Typically during school, students do not have much ownership of their learning. They are told what to read, which pages to do, what to write about. . . Joy in learning usually involves choice on the part of the learner. When I was growing up, my mom had me involved in every type of lesson imaginable. (Typical oldest child!) I took dance lessons: ballet, tap, jazz, and even flamenco dancing!! I took art classes: ceramics, drawing, cartooning, cake decorating and even glass blowing. . . she signed me up for sports: tennis, bowling, ice-skating, gymnastics, swimming, high diving and even water ballet! There were lots more classes and music lessons, but I recall always being excited about going to my after-school lessons! These were never lessons forced upon me, but rather ones I CHOSE. (Although my mom laments that I’m a “Jack of all trades, master of none”!)
Now, I cannot offer this variety of lessons/activities to my students, but I CAN allow some choice within my classroom. Several ways to do this: when focusing on a math concept, during independent work time, my students work on Math Menus. I've pulled activities from our math series resource box, Marilyn Burns lessons, TpT products, Marcy Cook tiles, etc. These menus are differentiated for varying levels of ability: both independent and partner activities. Although my students are all practicing the same math skills, they LOVE knowing they have a say in HOW and WHAT they practice.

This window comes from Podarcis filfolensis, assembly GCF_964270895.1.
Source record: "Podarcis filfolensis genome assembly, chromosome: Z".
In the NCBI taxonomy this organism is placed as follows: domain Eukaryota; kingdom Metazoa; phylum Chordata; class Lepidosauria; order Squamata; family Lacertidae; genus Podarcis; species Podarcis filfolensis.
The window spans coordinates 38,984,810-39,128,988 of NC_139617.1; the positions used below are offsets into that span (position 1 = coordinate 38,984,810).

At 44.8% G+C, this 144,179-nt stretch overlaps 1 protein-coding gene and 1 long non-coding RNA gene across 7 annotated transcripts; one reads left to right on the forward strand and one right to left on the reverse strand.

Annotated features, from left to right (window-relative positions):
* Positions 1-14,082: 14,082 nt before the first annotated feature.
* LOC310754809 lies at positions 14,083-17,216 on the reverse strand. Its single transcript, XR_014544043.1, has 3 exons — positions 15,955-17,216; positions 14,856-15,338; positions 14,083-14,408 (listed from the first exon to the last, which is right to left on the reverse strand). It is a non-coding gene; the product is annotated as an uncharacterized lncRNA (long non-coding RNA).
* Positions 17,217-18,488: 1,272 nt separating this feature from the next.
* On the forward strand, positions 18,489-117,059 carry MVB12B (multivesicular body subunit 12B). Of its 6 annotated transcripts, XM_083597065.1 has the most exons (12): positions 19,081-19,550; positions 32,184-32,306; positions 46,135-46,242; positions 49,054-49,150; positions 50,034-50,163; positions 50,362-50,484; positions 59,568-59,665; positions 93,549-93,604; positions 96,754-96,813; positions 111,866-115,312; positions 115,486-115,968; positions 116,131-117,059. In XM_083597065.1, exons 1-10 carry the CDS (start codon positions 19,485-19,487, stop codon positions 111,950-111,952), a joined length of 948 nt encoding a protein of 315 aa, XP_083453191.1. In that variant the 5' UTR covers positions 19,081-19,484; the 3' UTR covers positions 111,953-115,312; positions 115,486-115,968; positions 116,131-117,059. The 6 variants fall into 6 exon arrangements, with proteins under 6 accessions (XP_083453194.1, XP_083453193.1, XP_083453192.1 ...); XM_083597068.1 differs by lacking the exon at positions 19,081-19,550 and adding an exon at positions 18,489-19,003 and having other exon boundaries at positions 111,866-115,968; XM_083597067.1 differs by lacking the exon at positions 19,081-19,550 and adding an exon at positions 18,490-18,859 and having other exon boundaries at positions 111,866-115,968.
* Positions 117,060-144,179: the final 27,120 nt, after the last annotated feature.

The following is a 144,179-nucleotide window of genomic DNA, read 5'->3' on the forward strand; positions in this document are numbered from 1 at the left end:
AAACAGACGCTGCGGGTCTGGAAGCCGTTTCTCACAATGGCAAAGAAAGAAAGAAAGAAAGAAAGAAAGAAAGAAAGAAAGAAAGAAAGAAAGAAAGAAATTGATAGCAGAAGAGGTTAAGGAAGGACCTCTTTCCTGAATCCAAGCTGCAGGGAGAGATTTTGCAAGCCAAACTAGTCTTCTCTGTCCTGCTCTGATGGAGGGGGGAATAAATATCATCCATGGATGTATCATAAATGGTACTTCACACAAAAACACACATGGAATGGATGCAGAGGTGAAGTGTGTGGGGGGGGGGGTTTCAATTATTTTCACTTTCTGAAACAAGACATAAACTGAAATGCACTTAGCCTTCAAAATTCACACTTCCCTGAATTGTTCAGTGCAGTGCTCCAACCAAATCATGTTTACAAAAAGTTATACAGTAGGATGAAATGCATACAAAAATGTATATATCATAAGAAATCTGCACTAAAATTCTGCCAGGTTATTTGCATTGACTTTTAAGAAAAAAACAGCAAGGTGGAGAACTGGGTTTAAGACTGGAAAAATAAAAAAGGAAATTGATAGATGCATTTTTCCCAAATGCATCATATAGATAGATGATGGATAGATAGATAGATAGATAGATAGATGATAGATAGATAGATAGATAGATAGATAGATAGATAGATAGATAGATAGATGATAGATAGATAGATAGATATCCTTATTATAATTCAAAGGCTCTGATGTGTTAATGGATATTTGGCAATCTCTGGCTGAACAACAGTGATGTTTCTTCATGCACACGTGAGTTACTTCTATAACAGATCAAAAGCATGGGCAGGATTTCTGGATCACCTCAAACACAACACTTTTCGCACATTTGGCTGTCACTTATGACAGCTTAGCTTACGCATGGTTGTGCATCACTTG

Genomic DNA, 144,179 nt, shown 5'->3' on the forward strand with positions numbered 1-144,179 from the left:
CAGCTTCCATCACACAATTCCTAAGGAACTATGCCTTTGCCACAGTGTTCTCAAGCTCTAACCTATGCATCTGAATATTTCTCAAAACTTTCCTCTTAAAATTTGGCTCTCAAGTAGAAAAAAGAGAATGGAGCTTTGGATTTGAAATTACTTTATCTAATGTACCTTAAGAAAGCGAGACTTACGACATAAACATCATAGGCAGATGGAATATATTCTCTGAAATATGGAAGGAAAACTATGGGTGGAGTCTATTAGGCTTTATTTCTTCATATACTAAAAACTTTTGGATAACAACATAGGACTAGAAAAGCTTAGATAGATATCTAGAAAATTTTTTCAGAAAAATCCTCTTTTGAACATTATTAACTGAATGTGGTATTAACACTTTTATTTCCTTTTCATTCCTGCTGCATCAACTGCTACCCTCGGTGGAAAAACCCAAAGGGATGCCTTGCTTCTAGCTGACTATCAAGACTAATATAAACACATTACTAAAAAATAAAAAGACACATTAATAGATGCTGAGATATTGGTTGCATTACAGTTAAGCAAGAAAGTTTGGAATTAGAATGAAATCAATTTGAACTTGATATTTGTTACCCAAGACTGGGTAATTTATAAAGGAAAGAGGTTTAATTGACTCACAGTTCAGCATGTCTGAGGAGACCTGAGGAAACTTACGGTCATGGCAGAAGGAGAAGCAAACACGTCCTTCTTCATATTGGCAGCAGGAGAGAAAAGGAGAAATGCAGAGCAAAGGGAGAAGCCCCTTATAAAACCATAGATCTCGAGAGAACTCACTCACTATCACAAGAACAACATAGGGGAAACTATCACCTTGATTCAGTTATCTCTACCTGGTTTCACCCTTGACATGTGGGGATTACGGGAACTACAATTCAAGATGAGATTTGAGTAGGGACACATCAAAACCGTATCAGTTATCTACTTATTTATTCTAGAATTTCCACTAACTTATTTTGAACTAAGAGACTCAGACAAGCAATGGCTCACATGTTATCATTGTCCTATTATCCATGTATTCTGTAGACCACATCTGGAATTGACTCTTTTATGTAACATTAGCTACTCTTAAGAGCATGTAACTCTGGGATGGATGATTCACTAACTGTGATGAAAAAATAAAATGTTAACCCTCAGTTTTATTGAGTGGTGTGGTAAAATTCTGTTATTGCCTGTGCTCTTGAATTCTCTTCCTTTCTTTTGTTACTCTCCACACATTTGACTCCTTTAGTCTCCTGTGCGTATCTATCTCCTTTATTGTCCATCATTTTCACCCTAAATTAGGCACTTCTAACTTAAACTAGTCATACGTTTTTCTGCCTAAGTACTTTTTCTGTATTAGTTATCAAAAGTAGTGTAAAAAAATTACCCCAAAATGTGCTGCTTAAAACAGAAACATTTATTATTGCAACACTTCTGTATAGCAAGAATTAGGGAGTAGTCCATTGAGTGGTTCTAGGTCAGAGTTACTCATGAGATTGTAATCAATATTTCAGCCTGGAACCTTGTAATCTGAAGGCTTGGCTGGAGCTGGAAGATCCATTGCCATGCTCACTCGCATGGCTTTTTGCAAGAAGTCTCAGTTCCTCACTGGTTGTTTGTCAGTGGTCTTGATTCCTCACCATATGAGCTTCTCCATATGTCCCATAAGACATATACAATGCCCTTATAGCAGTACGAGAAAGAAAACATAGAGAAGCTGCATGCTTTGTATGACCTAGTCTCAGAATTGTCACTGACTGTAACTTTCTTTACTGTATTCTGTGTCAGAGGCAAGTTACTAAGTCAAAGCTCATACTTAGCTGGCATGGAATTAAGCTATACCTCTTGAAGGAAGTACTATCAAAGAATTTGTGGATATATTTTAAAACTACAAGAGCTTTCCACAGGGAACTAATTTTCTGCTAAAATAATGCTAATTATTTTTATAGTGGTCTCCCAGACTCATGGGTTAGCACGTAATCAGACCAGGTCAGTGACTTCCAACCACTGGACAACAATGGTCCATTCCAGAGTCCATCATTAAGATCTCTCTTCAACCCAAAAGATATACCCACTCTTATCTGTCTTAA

After finishing reading a novel, instead of having my class do the same culminating project, they have a Tic Tac Toe board. The board is set up with tasks based on learning styles and Bloom’s Taxonomy. For my tactile learners, there is a choice of making a product with their hands. For my verbal kids, they can write and perform a rap/song. For my tech-savvy students, they can create an iMovie or powerpoint.
You can learn more about how to create differentiated work for students to increase choice. Strategies and step by step directions are included in my Creating Differentiated Student Work powerpoint.Click here!! And it’s on sale today!!
When researching non-fiction topics, I allow my kids to choose HOW to demonstrate what they have learned. One of the favorite book reports of the year is our non-fiction genre. Each student chooses a subject THEY WANT to learn about. After selecting & reading a non-fiction book on this topic, they have to decide how to best show their comprehension of what they have learned. You’ve never seen so many students excited to tackle difficult material! I've had everything from "How to Do Tricks with a Yo-Yo," (demonstration) to "How to Train Your Dog," (iMovie showing dog training) to "The History of Nascar Racing," (video in a sports news format) and even "Fencing Techniques" (demonstration). They all showed true JOY in learning!
How do you help your students find joy in the process of learning? What types of choices do you give? Please comment! Be sure to stop by on Friday for Joyful Learning, Part 2!